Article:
|Quotes • Headscratchers • Playing With • Useful Notes • Analysis • Image Links • Haiku • Laconic|
"Tell me, who gives a good goddamn?Starving in the belly of a whale!"
You’ll never get out alive!
Don’t go dreaming, don’t go scheming
A man must test his mettle
In a crooked ol' world
Starving in the belly, starving in the belly
—Tom Waits, Starving in the Belly of a Whale
This, as denoted in The Hero with a Thousand Faces, is the conclusion of the Initiation, the first phase of The Hero's Journey: "The hero, instead of conquering or conciliating the power of the threshold, is swallowed into the unknown, and would appear to have died." There is no turning back from this point. This is The Hero's point of no return where he resigns himself to the difficult task ahead. Forward march to the Road Of Trials!
It may not be entirely pleasant -- there's a reason Campbell compares it with dying. It is often the moment of greatest personal danger for the hero. The Hero can move forward by defeating the Threshold Guardians, but also by being destroyed by them.
- The battle in the Cathedral in Claymore, Clare comes close falling and becoming a Youma herself, but ultimately pulls back and from that point on is all but immune to turning.
- In Chrono Crusade after the events on the "Marionette Train", when the True Companions are sent down the path towards Aion.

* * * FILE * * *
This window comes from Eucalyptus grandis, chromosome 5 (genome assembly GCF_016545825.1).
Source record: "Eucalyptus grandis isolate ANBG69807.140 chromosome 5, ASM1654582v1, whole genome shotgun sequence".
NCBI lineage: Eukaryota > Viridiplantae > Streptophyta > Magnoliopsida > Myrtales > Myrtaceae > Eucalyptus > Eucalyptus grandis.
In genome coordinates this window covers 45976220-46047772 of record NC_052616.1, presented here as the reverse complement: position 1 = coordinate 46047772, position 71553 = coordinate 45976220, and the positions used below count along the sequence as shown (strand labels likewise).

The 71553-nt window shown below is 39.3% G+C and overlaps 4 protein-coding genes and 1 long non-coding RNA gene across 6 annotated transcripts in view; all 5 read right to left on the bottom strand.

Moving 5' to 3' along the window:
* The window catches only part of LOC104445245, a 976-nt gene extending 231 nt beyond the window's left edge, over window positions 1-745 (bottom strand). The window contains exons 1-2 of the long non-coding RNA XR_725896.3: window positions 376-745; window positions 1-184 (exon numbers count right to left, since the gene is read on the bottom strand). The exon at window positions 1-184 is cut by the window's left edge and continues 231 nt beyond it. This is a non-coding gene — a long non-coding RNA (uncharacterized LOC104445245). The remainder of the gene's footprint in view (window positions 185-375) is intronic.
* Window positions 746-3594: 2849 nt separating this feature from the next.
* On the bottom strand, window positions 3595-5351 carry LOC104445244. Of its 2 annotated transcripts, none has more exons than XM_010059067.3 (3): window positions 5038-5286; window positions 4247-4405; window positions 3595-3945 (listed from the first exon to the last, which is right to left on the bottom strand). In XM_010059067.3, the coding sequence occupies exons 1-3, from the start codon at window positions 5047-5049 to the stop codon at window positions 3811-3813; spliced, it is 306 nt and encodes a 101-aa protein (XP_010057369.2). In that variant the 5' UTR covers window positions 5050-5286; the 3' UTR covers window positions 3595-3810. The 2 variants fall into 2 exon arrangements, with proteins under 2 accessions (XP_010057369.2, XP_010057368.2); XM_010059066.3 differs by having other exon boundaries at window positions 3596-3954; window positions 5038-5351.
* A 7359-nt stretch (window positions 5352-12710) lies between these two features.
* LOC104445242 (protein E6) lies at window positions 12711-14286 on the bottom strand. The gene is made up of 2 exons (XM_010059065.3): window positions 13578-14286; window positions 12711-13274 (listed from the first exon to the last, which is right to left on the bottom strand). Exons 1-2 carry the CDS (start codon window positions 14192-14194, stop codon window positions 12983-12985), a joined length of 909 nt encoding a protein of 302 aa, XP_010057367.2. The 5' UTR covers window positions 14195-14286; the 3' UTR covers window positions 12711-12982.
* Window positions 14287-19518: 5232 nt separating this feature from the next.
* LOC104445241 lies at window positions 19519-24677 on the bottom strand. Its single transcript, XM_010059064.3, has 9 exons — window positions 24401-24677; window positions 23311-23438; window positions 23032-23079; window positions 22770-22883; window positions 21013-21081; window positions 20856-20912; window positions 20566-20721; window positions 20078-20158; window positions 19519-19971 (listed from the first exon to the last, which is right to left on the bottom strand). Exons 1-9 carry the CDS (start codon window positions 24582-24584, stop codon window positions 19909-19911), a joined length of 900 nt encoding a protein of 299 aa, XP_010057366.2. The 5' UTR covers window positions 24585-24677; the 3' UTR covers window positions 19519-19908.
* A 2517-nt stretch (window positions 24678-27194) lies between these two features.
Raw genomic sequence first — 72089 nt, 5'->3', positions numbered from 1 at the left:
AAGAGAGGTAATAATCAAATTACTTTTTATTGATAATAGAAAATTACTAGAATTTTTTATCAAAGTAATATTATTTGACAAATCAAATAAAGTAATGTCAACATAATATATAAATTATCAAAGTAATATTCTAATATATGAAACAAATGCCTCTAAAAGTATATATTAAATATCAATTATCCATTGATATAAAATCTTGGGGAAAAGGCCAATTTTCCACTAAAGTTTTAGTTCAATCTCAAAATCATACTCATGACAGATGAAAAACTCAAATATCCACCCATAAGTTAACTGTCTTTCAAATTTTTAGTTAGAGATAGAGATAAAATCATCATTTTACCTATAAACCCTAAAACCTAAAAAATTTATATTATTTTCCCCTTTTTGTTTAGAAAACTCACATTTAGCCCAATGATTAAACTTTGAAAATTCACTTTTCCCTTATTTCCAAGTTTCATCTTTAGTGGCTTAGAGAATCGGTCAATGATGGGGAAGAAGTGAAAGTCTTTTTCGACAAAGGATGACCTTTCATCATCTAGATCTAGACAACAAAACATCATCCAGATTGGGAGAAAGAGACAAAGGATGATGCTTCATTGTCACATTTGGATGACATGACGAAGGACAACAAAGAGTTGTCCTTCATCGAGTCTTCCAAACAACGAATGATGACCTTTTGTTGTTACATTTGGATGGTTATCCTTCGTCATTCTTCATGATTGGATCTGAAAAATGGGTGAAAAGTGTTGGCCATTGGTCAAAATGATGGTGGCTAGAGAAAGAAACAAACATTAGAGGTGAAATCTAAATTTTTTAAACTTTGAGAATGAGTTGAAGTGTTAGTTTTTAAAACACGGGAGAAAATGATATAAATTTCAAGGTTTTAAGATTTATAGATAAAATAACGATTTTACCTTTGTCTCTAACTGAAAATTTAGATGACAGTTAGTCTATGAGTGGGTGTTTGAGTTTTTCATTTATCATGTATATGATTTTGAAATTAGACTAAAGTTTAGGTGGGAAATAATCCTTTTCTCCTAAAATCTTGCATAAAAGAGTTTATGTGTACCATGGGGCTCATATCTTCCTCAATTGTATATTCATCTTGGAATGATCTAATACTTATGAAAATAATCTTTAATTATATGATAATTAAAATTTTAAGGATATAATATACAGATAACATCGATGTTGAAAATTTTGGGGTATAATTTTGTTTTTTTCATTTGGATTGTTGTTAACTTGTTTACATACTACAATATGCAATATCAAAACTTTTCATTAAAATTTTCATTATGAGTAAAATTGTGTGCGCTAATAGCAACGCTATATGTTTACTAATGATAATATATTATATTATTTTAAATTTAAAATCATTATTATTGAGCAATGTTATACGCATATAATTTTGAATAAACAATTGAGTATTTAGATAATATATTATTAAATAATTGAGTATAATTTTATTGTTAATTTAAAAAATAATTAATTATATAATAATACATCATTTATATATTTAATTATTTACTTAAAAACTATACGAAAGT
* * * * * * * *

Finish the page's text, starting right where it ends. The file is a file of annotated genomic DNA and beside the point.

- After Kamina's death in Tengen Toppa Gurren Lagann, Simon falls in despair and is functionally useless until he meets Nia and has to save the rest of his True Companions.
Films -- Animated
- Like the Biblical story of Jonah, the title character in Pinocchio literally heads into a whale's belly, in order to rescue his father Geppetto.
Films -- Live-Action
- Anakin's was when he travelled to Coruscant and became determined to become a Jedi, which set him off on his course.
- And Luke's was when he boarded the Death Star.
- CS Lewis's The Lion, the Witch and the Wardrobe: When the Pevensies resolve to stay in Narnia and find Mr. Tumnus instead of returning home, which sets them on the road to save the world.
- In The Book of Three of the Prydain Chronicles this corresponds to Taran's imprisonment in Spiral Castle.
- In The Wheel of Time, Rand must enter a series of archways to learn the history of his true native people, the Aiel. If he stops or turns back at any point during this journey, he will never return.
- In Tad Williams' Memory, Sorrow, and Thorn, Simon's first journey beneath the tunnels of the Hayholt on the heels of his mentor's Heroic Sacrifice is the point where his journey becomes irrevocable. It also includes the literal metaphor of being "swallowed up" by the earth, followed by his emergence, alone, starving, and companionless.
- Cleanly marked in Harry Potter: when Harry is on the Hogwarts Express, he thinks, "He didn't know where he was going... but it had to be better than what he was leaving behind."
- In the Whateley Universe, it's the moment when Ayla Goodkind leaves the 'normal' world and rides into Super-Hero School Whateley Academy. Given that 'Goodkind' means 'mutant-hating enemy' in this world, it's pretty much like someone named Hitler going to a university in Jerusalem.
- In Neverwhere, the Ordeal that Richard goes through. Other characters note that he seems more mature after passing it.
Religion, Mythology, and Folklore